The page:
Word of mouth (figuratively speaking in 2022) and reputation is everything in the technology industry. Specifically, the question that follows “How well does this work?” and “How expensive is this software or hardware?” is often “How secure is this product?” The answers to these questions go a long way in determining the success of the company behind it. If a commercial router, for example, works really well, and is inexpensive but not secure as evidenced by bugs, data breaches or pen tests show, lawyers, competitors, journalists, or customers on social media will often bring that information forth in rapid fashion. Sometimes the technology company will attempt damage control by bringing the defect or breach to the public’s attention before anyone else can. By setting the tone for the narrative, the company can often gain or retain trust from the consumer and their stakeholders and mitigate erroneous rumors and gossip from other sources. Sometimes the timing is not possible for the company to exercise this strategy and if the public hears it from another source, it could possibly have negative effects. Sometimes, as in the case about to be discussed, despite what the company does to lessen the blow, another version of the facts is brought forth and can lead to uncertainty about the company. The defamation case, Ubiquiti vs Krebs on Security, filed last week in the United States District Court, for the Eastern District of Virginia last week, touches on several of those issues.
Brian Krebs runs a well-known security blog entitled Krebs on Security. Krebs, no stranger to defamation law, was a Washington Post reporter for 14 years and has become a self-educated cybersecurity guru. His blog is wildly popular and generally looked at favorably by the industry. In an academic environment, with cybersecurity being an evolving topic almost daily, blogs such as his are a great aid to faculty in demonstrating practical applications of security tools and policies. Ubiquiti, on the other side of the conflict I am about to dive into, is a company who produces and sells a large variety of networking devices and software, both wired and wireless, for end user consumers as well as Internet Service Providers and other tech companies.
Going Public on Cyber Breaches
In late 2020, Ubiquiti discovered its cloud infrastructure had been accessed without authorization. They assembled an investigative team and continued to explore the source, while the hacker started demanding ransoms in exchange for not releasing sensitive information. Ubiqiuti told the public and its investors in February of both the breach and the ransom, which they had not paid. More investigation by Ubiquiti led them to believe an insider performed the hack, which resulted in them turning the matter over to the FBI for investigation. The insider, Nickolas Sharp, was investigated and charged with the crimes of theft and extortion. However, during the investigation, Sharp decided to promote his claim of a whistleblower exposing a cover-up via Krebs, who interviewed him for his blog. The article referred to Sharp as a source named “Adam”, who failed to mention that he was the blackmailer and the inside threat, while claiming Ubiquiti was covering up an outside attack, through mischaracterization and keeping information from its stakeholders.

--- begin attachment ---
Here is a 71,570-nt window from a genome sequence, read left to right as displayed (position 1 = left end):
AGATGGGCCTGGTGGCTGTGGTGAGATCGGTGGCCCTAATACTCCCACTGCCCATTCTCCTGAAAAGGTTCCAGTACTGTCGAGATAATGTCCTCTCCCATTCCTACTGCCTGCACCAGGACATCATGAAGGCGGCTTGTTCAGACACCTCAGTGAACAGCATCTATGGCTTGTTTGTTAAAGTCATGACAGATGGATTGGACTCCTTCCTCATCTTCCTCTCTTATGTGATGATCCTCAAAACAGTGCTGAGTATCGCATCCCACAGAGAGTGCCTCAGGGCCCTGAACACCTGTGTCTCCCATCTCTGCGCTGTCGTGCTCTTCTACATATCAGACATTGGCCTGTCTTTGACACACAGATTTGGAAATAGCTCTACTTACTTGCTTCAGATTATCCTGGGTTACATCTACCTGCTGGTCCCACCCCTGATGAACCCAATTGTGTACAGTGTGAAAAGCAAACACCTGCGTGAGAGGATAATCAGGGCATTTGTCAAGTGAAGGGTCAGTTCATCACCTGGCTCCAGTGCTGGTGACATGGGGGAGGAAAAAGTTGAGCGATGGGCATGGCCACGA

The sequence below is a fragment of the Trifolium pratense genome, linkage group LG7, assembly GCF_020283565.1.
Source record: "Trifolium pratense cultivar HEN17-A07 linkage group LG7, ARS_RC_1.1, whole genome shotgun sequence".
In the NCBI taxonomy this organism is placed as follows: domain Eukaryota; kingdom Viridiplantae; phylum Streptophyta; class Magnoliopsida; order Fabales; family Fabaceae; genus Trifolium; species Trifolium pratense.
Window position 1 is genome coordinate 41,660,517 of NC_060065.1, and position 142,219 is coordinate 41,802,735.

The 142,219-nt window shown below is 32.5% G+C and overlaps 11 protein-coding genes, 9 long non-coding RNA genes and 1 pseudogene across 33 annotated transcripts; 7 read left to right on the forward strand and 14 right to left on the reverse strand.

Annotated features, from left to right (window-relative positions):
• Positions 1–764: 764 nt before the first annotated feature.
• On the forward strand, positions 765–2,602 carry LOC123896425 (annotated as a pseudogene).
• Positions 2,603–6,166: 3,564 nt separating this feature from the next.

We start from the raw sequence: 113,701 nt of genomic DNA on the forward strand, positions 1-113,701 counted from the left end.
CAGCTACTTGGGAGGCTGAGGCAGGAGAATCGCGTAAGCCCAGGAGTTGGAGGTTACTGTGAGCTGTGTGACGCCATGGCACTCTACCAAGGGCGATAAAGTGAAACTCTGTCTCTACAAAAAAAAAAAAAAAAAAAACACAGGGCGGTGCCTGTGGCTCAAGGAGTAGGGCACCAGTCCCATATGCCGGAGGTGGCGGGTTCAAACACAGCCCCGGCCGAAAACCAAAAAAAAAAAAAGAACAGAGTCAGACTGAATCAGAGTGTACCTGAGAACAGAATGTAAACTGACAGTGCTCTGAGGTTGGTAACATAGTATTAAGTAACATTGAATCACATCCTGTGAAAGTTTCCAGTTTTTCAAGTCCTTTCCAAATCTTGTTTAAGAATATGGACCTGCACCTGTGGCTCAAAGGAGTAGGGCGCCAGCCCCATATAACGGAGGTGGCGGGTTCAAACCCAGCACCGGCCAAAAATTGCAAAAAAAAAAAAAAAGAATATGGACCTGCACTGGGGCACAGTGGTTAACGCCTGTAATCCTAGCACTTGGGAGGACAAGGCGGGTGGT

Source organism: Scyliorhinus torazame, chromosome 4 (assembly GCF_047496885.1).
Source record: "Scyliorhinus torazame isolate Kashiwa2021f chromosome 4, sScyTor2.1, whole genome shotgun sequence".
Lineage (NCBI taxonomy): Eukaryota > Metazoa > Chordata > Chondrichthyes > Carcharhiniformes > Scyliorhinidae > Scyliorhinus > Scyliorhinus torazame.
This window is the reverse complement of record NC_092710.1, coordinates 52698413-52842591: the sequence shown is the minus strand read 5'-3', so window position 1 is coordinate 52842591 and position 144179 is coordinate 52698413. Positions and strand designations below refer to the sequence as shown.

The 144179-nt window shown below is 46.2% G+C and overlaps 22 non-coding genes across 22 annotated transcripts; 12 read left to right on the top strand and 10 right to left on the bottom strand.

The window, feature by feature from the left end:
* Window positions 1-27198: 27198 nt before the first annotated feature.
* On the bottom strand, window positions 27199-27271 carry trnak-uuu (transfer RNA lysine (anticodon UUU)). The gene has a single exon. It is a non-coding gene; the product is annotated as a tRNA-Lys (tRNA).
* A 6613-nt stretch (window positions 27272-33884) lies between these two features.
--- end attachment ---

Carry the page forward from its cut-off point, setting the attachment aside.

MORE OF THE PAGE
The interview ran in Krebs’ blog on March 30th, after the search warrant was executed on Sharp’s property but before he was formally charged, which didn’t take place until October. Ubiquiti contends (for the sake of brevity I am summarizing) that Krebs implied that Sharp (alias Adam) was credible and knew he wasn’t, that Krebs’ wide circulation caused others to report this or a similar story, and that Krebs, had he done his homework, should have known that Ubiquiti disclosed the breach weeks earlier. Krebs also wrote another article on the matter later on without noting that “Adam” had actually been charged. Here is the link to the article for those that want to analyze for themselves:
Defamation elements are straightforward:
A false communication made to a third person made by another, who knew or should have known the communication was false but didn’t exercise reasonable care, which caused damages to the plaintiff. What we do not know is where that needle of reasonable care standards, in the eyes of a court, should rest and what other information Krebs may have used to corroborate Sharp’s story.
The case has correlations to similar stories that come through the national security workforce, where individuals leak classified information and then later claim whistleblower status. There is a loose track record of holding publications responsible for noting or knowing the difference, but the Krebs defamation lawsuit will shine a spotlight on the evolving world of insider threats and cyber breaches.